Wednesday (Jenna Ortega) is 20 playing 16, and she’s fine at it, very cute. Fits her ancestry by way of Gomez. She’s maybe a little too stiff, classic Weds was sweet like arsenic, not bitter like cyanide. But awkward teenage serial killer years. Gotta love ’em.

Thing is fantastic. He’s clearly the best actor on the show, and the real hero. They give good long closeups of his scars and stitches. He’s never looked so alive. Just perfect.

I’m shocked to see myself write this, but Fred Armison as Uncle Fester was actually good. I loathe Fred, he’s a black hole where humor goes to be sucked out of the Universe, he’s grating, whiny, and hideously ugly in a way only a truly rotten Human monster could ever be… And the Fester makeup and writing, and his delivery, were… Not Jackie Coogan good, but acceptable. How. What dark rituals were enacted to make Fred act, for once in his fucking miserable object lesson of a life‽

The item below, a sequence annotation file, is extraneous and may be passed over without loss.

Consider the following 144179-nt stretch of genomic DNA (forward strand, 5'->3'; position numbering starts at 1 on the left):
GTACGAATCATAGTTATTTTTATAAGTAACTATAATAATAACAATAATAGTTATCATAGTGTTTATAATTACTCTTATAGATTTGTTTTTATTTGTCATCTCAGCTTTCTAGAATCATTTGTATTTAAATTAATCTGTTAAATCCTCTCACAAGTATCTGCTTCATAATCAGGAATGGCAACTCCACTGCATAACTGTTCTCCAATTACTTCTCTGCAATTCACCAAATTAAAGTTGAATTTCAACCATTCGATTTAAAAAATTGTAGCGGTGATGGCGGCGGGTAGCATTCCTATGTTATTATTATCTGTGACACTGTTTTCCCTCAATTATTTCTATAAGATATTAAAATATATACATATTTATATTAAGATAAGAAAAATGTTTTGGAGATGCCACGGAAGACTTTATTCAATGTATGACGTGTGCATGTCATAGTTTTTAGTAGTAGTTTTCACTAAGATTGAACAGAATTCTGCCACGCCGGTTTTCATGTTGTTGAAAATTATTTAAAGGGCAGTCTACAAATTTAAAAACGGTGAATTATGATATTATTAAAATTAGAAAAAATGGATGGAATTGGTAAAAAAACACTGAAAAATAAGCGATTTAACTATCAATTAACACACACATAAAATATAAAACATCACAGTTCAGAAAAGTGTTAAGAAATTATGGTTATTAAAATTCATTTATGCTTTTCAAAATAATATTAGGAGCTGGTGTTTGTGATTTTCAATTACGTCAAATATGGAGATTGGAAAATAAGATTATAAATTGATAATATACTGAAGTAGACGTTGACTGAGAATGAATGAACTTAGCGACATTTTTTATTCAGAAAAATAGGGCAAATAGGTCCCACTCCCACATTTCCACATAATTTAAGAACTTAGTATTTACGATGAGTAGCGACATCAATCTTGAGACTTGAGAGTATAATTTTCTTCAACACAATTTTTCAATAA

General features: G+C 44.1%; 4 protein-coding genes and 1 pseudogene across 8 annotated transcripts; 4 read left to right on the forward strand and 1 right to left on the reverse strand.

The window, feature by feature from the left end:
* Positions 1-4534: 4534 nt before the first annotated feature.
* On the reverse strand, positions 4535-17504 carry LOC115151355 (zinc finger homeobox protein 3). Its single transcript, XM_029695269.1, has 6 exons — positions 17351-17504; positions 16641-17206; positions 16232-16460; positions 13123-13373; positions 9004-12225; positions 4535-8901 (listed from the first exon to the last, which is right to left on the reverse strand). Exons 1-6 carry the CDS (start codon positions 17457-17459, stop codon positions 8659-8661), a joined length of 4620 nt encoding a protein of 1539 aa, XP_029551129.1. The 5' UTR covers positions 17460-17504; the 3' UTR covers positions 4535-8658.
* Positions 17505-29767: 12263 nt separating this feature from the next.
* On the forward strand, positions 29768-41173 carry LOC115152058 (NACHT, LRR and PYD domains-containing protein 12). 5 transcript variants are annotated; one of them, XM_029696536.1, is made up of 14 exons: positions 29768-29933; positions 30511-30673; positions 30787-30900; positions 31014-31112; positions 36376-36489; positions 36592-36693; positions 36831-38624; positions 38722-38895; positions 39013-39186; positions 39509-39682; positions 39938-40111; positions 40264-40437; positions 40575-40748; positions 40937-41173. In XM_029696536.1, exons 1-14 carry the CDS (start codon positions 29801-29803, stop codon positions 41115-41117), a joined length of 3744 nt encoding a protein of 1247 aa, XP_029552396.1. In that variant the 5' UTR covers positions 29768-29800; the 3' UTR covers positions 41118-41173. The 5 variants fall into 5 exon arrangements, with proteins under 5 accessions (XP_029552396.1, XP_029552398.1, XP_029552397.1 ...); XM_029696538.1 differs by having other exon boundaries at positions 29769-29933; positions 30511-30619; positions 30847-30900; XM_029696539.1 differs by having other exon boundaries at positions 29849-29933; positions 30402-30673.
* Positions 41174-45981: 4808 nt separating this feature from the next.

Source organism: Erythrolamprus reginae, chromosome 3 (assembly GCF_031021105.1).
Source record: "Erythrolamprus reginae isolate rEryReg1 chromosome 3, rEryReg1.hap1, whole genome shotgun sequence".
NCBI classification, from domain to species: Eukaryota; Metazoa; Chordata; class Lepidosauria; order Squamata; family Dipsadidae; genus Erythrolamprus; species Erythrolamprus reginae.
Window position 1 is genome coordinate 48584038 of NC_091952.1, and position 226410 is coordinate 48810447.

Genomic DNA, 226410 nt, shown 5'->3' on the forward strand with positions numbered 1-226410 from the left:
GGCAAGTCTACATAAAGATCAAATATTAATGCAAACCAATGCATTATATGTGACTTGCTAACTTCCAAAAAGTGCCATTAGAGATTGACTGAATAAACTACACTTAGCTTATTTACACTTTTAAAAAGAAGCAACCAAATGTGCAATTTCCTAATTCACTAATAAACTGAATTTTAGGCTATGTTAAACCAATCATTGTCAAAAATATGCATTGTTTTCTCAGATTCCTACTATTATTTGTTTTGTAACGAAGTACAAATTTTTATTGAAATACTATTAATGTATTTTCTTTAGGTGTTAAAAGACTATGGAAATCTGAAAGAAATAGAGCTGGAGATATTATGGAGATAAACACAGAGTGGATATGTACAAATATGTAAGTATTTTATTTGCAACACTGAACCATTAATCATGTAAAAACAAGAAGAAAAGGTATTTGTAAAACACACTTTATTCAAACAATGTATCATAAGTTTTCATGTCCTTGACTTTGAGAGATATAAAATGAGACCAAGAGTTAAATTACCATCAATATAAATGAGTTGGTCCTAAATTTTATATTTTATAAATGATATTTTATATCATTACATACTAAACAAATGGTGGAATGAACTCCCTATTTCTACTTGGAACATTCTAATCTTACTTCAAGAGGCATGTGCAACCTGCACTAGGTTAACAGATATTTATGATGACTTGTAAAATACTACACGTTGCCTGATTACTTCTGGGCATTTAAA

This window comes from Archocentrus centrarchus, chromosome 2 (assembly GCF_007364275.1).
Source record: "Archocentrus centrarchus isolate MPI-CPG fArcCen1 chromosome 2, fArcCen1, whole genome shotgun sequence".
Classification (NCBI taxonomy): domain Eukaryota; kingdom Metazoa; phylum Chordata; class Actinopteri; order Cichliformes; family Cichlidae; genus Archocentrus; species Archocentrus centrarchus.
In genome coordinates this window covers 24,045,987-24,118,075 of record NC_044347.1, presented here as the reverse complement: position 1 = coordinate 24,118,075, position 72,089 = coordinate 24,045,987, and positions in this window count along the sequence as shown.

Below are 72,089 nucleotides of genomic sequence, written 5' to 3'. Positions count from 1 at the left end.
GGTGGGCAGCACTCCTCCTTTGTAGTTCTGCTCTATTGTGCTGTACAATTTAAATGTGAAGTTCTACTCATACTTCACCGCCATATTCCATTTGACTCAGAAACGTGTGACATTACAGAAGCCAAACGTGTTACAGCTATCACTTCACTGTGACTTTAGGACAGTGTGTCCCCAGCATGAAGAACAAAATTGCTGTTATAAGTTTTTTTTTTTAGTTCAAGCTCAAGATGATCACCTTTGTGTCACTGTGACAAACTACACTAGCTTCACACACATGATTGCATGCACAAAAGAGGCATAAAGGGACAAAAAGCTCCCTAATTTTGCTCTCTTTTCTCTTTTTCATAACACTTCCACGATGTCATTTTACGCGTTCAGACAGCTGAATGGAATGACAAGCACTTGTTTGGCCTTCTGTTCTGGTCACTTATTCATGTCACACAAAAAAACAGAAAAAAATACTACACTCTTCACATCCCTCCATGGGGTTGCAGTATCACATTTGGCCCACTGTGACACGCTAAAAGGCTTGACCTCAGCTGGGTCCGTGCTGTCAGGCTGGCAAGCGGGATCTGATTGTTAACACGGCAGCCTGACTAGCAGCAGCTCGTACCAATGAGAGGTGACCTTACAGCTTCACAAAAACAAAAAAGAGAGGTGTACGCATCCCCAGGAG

Some actor casting…

Would-be boyfriend Tyler (Hunter Doohan) is 28 playing, uh, 30? He’s creepy in the way Matthew Lillard was in Scream, and this (and his ability to never be useful in an emergency) is why I pegged him early as the monster.

Enid & Xavier (ludicrously pronounced “Eks-ave-ee-er” rather than “havv-iyeh” or “szav-iyeh” like cultured people do) are played by young-looking 21-ish kids, but many other “students” are in late-20s and it shows.

Luis Guzman is adequate at the romance with Morticia, clearly dotes on Weds, but he’s ugly, unsuave, physically unfit to be sword-duelling Gomez Addams, and is 20 years older than Catherine Zeta-Jones even tho supposedly they were students together. John Astin & Raul Julia were the ideal any Gomez should aspire to. There’s a million Mexican telenovela actors who could do this role better.

★★★½☆ So uneven I don’t respect it, but I watched and so should you.